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Cyber Weekly Roundup - August 3, 2018

By Colby Proffitt

1.) We had a security incident. Here’s what you need to know. (August 1, 2018)

https://old.reddit.com/r/announcements/comments/93qnm5/we_had_a_security_incident_heres_what_you_need_to/

Summary: A hacker broke into a few of Reddit’s systems and managed to access some user data, including some current email addresses and a 2007 database backup containing old salted and hashed passwords.

Why it matters: Kudos to Reddit for handling this incident in a responsible manner. While the breach itself doesn’t appear to be severe since the attackers only gained read access, it’s a wake-up call for any organization currently using SMS for 2FA – there are just too many ways to intercept the code. It’s unclear exactly what means was used, but tactics such as SIM-swap and port-out scams have proven effective elsewhere. MFA, tokenization, biometrics, and adaptive authentication are the way of the future, and this breach is yet another reminder of just how critical it is that organizations continue to move in that direction.

2.) DHS details electrical grid attacks by Russian agents (July 26, 2018)

https://searchsecurity.techtarget.com/news/252445641/DHS-details-electrical-grid-attacks-by-Russian-agents

Summary: For the first time, DHS has offered more detailed and unclassified information about electrical grid attacks carried out by Russian hackers and the dangers to U.S. infrastructure.

Why it matters: There are a few points to note from this read. First, this is the most detailed information DHS has shared thus far regarding Russian attacks on U.S. critical infrastructure. That’s significant because an increasingly important part of a good cyber strategy is disseminating information for the purposes of education, but also to send messages to future malicious actors. Secondly, while once thought to be a sure way to secure critical systems, air-gapping (i.e., isolating/disconnecting) has once again proven to be nothing more than a speedbump for adversaries. Lastly, although many attackers have access to some of the latest and most sophisticated technology, many of their attacks still start with some of the most rudimentary of tactics – phishing, and exploiting the weakest link in the security chain: humans.

3.) SCAMS EXPOSED – eFoil for $199 from Sponsored Facebook ads? Liftfoils.com (August 3, 2018)

https://www.youtube.com/watch?v=4SmJOor2zWQ

Summary: Scammers are getting more sophisticated, and are stealing credit volumes of credit card numbers and other financial information.

Why it matters: Surely, if an ad is sponsored on Facebook or Instagram, it must be legitimate, right? Think again. While it’s unclear if the scammers behind this particular operation are stealing and retaining user credit card numbers, or if they are only taking the money from the user’s account once, the amount of creative thought that’s behind this operation has resulted in a very convincing operation that’s fooling users on a large scale. This video offers a more detailed explanation, but at a high-level, if something seems too good to be true, it’s probably a scam.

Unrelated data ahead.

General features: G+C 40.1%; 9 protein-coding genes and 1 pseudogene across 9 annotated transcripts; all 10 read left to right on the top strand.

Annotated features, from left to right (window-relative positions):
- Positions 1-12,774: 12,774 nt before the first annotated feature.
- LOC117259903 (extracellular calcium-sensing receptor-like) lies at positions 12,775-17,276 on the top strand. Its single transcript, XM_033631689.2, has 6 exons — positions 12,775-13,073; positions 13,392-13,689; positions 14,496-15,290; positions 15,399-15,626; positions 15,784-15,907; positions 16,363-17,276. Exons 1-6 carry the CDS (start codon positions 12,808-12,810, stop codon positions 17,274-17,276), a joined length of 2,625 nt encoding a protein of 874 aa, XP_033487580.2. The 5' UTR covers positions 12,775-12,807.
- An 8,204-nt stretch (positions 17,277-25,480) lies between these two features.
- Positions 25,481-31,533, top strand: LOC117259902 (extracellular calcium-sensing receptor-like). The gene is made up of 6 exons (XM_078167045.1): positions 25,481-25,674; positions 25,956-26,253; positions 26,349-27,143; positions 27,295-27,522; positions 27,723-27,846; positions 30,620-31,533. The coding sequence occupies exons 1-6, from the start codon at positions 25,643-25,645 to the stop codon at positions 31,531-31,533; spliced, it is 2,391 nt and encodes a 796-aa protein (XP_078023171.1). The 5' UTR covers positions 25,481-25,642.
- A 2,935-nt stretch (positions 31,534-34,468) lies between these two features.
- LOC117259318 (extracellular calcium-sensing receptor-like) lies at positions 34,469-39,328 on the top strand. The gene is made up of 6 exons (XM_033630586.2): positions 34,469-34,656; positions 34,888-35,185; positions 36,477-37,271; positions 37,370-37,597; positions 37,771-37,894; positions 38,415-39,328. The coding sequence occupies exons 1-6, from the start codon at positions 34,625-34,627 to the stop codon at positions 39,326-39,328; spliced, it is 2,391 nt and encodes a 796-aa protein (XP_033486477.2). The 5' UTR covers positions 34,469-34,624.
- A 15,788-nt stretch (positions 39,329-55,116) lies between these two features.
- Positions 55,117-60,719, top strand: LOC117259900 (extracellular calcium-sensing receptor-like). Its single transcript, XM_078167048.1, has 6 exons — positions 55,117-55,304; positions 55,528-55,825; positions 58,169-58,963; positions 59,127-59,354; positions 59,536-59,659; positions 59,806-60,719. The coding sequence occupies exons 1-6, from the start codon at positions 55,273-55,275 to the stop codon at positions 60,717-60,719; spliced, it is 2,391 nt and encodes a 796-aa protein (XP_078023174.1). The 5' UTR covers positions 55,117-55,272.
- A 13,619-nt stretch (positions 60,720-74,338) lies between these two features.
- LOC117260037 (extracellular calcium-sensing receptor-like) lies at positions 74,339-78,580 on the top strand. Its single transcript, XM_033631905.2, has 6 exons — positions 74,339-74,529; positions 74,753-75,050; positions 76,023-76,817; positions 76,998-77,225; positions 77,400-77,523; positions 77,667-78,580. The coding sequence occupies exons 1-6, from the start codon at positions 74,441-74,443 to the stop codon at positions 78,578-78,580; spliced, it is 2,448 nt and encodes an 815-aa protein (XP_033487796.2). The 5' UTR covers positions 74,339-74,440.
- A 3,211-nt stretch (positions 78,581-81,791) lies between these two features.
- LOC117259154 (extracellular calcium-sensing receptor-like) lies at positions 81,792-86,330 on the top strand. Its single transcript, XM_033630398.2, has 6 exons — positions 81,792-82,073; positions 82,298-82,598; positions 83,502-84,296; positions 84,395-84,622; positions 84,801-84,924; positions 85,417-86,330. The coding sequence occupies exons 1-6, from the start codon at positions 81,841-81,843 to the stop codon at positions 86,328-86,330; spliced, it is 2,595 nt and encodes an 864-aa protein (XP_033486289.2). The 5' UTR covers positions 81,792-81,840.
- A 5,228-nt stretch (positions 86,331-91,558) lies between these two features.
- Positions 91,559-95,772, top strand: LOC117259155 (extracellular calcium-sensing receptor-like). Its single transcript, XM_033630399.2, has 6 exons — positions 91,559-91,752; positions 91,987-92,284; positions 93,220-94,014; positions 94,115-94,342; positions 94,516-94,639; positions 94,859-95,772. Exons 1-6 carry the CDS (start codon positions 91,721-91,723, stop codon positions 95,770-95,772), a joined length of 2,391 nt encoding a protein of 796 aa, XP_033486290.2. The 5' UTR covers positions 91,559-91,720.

4.) Town dusts off typewriters after cyber-attack (August 1, 2018)

https://www.bbc.com/news/technology-45032132

Summary: A spokeswoman for Matanuska-Susitna said the malware had encrypted its email server, internal systems and disaster recovery servers. She said staff had “resourcefully” dusted off typewriters and were writing receipts by hand.

Why it matters: While ransomware attacks are becoming less and less surprising, it’s becoming increasingly surprising that more federal agencies and organizations aren’t taking the precautions that they should be. At a minimum, data should be backed up regularly. In this particular case, the last backup was a year old. Depending on the nature of the data, year old data may be sufficient, but it will likely be a major setback for any organization – essentially requiring that a year’s worth of work be redone. This article points out the resourcefulness of the employees who turned to typewriters and manual processes to continue working; however, with major pushes for modernization in the federal space, it’s important that cyber practices and processes take priority with any modernization efforts. Advanced solutions can modernize an organization, bring efficiencies, and simplify processes with automation, but if they’re not secure, they can also debilitate an entire organization.

5.) Report: Iran Hacks Israel In Cyber Attack (August 2, 2018)

https://www.jpost.com/Israel-News/Politics-And-Diplomacy/Report-Iran-targeted-Israel-in-cyber-attack-563937

Summary: The group, dubbed “Leafminer,” has attacked networks in Saudi Arabia, the UAE, Qatar, Kuwait, Bahrain, Egypt, Israel and Afghanistan, according to a report issued by US cyber security firm Symantec.

Why it matters: The Leafminer group made a rookie mistake by leaving a server available to the public; but they were still able to access multiple systems and extract important data from their targets. What’s clear is that Iran is learning rapidly from other actors and is rising as a malicious threat that needs to be taken seriously.

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